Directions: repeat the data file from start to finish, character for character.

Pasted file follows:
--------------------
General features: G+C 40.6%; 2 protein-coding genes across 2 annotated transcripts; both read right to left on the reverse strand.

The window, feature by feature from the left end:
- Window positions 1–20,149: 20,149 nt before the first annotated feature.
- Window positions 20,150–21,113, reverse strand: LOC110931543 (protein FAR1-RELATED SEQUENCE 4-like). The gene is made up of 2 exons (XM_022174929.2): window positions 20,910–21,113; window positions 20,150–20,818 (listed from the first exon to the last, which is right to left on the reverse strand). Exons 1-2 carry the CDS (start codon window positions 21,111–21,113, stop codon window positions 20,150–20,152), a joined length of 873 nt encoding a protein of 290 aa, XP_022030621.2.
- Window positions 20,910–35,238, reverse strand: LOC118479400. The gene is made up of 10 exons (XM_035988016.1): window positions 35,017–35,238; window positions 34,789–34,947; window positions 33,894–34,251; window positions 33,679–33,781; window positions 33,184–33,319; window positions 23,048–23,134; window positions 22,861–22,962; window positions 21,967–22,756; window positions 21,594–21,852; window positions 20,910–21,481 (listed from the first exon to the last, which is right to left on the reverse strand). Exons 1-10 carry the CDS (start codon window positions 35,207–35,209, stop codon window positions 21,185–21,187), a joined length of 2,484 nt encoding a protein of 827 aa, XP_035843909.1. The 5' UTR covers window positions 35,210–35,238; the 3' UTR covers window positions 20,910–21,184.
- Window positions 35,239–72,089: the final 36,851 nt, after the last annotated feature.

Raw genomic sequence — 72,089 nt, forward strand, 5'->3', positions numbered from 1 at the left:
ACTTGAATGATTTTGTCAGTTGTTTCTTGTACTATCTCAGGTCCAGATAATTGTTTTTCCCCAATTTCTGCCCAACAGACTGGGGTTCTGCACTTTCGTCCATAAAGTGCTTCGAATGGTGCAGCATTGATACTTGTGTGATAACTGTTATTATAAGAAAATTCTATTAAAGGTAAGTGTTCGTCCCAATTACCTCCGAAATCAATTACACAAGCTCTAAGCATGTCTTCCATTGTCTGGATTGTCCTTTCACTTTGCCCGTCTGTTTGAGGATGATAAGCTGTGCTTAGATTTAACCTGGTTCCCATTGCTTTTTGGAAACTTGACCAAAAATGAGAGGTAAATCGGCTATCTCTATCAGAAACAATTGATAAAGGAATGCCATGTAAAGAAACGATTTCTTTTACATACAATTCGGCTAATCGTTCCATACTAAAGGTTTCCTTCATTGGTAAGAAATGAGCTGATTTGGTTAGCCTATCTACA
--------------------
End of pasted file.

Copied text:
General features: G+C 40.6%; 2 protein-coding genes across 2 annotated transcripts; both read right to left on the reverse strand.

The window, feature by feature from the left end:
- Window positions 1–20,149: 20,149 nt before the first annotated feature.
- Window positions 20,150–21,113, reverse strand: LOC110931543 (protein FAR1-RELATED SEQUENCE 4-like). The gene is made up of 2 exons (XM_022174929.2): window positions 20,910–21,113; window positions 20,150–20,818 (listed from the first exon to the last, which is right to left on the reverse strand). Exons 1-2 carry the CDS (start codon window positions 21,111–21,113, stop codon window positions 20,150–20,152), a joined length of 873 nt encoding a protein of 290 aa, XP_022030621.2.
- Window positions 20,910–35,238, reverse strand: LOC118479400. The gene is made up of 10 exons (XM_035988016.1): window positions 35,017–35,238; window positions 34,789–34,947; window positions 33,894–34,251; window positions 33,679–33,781; window positions 33,184–33,319; window positions 23,048–23,134; window positions 22,861–22,962; window positions 21,967–22,756; window positions 21,594–21,852; window positions 20,910–21,481 (listed from the first exon to the last, which is right to left on the reverse strand). Exons 1-10 carry the CDS (start codon window positions 35,207–35,209, stop codon window positions 21,185–21,187), a joined length of 2,484 nt encoding a protein of 827 aa, XP_035843909.1. The 5' UTR covers window positions 35,210–35,238; the 3' UTR covers window positions 20,910–21,184.
- Window positions 35,239–72,089: the final 36,851 nt, after the last annotated feature.

Raw genomic sequence — 72,089 nt, forward strand, 5'->3', positions numbered from 1 at the left:
ACTTGAATGATTTTGTCAGTTGTTTCTTGTACTATCTCAGGTCCAGATAATTGTTTTTCCCCAATTTCTGCCCAACAGACTGGGGTTCTGCACTTTCGTCCATAAAGTGCTTCGAATGGTGCAGCATTGATACTTGTGTGATAACTGTTATTATAAGAAAATTCTATTAAAGGTAAGTGTTCGTCCCAATTACCTCCGAAATCAATTACACAAGCTCTAAGCATGTCTTCCATTGTCTGGATTGTCCTTTCACTTTGCCCGTCTGTTTGAGGATGATAAGCTGTGCTTAGATTTAACCTGGTTCCCATTGCTTTTTGGAAACTTGACCAAAAATGAGAGGTAAATCGGCTATCTCTATCAGAAACAATTGATAAAGGAATGCCATGTAAAGAAACGATTTCTTTTACATACAATTCGGCTAATCGTTCCATACTAAAGGTTTCCTTCATTGGTAAGAAATGAGCTGATTTGGTTAGCCTATCTACA